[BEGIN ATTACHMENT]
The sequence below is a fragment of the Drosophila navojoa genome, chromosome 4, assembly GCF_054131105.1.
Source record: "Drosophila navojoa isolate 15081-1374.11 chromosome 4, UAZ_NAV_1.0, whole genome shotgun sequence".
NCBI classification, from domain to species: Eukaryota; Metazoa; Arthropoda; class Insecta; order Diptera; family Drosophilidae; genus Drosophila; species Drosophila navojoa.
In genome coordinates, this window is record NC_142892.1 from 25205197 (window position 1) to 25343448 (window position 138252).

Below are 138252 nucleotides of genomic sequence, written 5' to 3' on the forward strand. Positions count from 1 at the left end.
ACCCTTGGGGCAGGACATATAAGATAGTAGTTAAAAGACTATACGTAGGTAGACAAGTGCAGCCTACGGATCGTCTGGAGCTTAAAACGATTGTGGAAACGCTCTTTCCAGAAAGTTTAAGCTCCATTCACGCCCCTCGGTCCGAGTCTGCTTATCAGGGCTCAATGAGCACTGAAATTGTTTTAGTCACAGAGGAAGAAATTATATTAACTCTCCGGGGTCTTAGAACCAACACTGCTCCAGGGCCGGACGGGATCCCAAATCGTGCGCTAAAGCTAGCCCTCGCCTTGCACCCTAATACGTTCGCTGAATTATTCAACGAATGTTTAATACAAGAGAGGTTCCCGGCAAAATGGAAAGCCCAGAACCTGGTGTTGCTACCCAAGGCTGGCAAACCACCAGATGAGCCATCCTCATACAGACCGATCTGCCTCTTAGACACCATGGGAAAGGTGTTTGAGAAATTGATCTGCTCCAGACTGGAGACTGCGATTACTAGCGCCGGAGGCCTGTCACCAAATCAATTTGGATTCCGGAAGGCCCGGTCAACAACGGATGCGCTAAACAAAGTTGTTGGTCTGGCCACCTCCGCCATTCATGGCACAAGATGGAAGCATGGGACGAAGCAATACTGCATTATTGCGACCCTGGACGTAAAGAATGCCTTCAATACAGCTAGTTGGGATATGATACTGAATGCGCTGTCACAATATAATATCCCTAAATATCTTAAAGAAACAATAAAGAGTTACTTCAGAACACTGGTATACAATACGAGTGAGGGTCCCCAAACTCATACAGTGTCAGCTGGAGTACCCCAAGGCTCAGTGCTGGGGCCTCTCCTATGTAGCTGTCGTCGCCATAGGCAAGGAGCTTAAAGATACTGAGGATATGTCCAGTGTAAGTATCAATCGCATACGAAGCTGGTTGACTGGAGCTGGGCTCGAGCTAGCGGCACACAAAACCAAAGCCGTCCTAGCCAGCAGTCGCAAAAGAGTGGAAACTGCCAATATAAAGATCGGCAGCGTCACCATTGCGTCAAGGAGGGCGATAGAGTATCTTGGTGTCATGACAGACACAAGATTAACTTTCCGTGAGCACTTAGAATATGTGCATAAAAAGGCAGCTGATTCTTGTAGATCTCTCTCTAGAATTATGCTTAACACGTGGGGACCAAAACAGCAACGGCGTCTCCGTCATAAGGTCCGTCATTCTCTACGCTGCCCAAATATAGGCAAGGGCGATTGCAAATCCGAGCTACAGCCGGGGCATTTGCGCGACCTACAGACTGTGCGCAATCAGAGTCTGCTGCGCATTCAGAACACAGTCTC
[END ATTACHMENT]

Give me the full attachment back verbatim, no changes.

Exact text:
The sequence below is a fragment of the Drosophila navojoa genome, chromosome 4, assembly GCF_054131105.1.
Source record: "Drosophila navojoa isolate 15081-1374.11 chromosome 4, UAZ_NAV_1.0, whole genome shotgun sequence".
NCBI classification, from domain to species: Eukaryota; Metazoa; Arthropoda; class Insecta; order Diptera; family Drosophilidae; genus Drosophila; species Drosophila navojoa.
In genome coordinates, this window is record NC_142892.1 from 25205197 (window position 1) to 25343448 (window position 138252).

Below are 138252 nucleotides of genomic sequence, written 5' to 3' on the forward strand. Positions count from 1 at the left end.
ACCCTTGGGGCAGGACATATAAGATAGTAGTTAAAAGACTATACGTAGGTAGACAAGTGCAGCCTACGGATCGTCTGGAGCTTAAAACGATTGTGGAAACGCTCTTTCCAGAAAGTTTAAGCTCCATTCACGCCCCTCGGTCCGAGTCTGCTTATCAGGGCTCAATGAGCACTGAAATTGTTTTAGTCACAGAGGAAGAAATTATATTAACTCTCCGGGGTCTTAGAACCAACACTGCTCCAGGGCCGGACGGGATCCCAAATCGTGCGCTAAAGCTAGCCCTCGCCTTGCACCCTAATACGTTCGCTGAATTATTCAACGAATGTTTAATACAAGAGAGGTTCCCGGCAAAATGGAAAGCCCAGAACCTGGTGTTGCTACCCAAGGCTGGCAAACCACCAGATGAGCCATCCTCATACAGACCGATCTGCCTCTTAGACACCATGGGAAAGGTGTTTGAGAAATTGATCTGCTCCAGACTGGAGACTGCGATTACTAGCGCCGGAGGCCTGTCACCAAATCAATTTGGATTCCGGAAGGCCCGGTCAACAACGGATGCGCTAAACAAAGTTGTTGGTCTGGCCACCTCCGCCATTCATGGCACAAGATGGAAGCATGGGACGAAGCAATACTGCATTATTGCGACCCTGGACGTAAAGAATGCCTTCAATACAGCTAGTTGGGATATGATACTGAATGCGCTGTCACAATATAATATCCCTAAATATCTTAAAGAAACAATAAAGAGTTACTTCAGAACACTGGTATACAATACGAGTGAGGGTCCCCAAACTCATACAGTGTCAGCTGGAGTACCCCAAGGCTCAGTGCTGGGGCCTCTCCTATGTAGCTGTCGTCGCCATAGGCAAGGAGCTTAAAGATACTGAGGATATGTCCAGTGTAAGTATCAATCGCATACGAAGCTGGTTGACTGGAGCTGGGCTCGAGCTAGCGGCACACAAAACCAAAGCCGTCCTAGCCAGCAGTCGCAAAAGAGTGGAAACTGCCAATATAAAGATCGGCAGCGTCACCATTGCGTCAAGGAGGGCGATAGAGTATCTTGGTGTCATGACAGACACAAGATTAACTTTCCGTGAGCACTTAGAATATGTGCATAAAAAGGCAGCTGATTCTTGTAGATCTCTCTCTAGAATTATGCTTAACACGTGGGGACCAAAACAGCAACGGCGTCTCCGTCATAAGGTCCGTCATTCTCTACGCTGCCCAAATATAGGCAAGGGCGATTGCAAATCCGAGCTACAGCCGGGGCATTTGCGCGACCTACAGACTGTGCGCAATCAGAGTCTGCTGCGCATTCAGAACACAGTCTC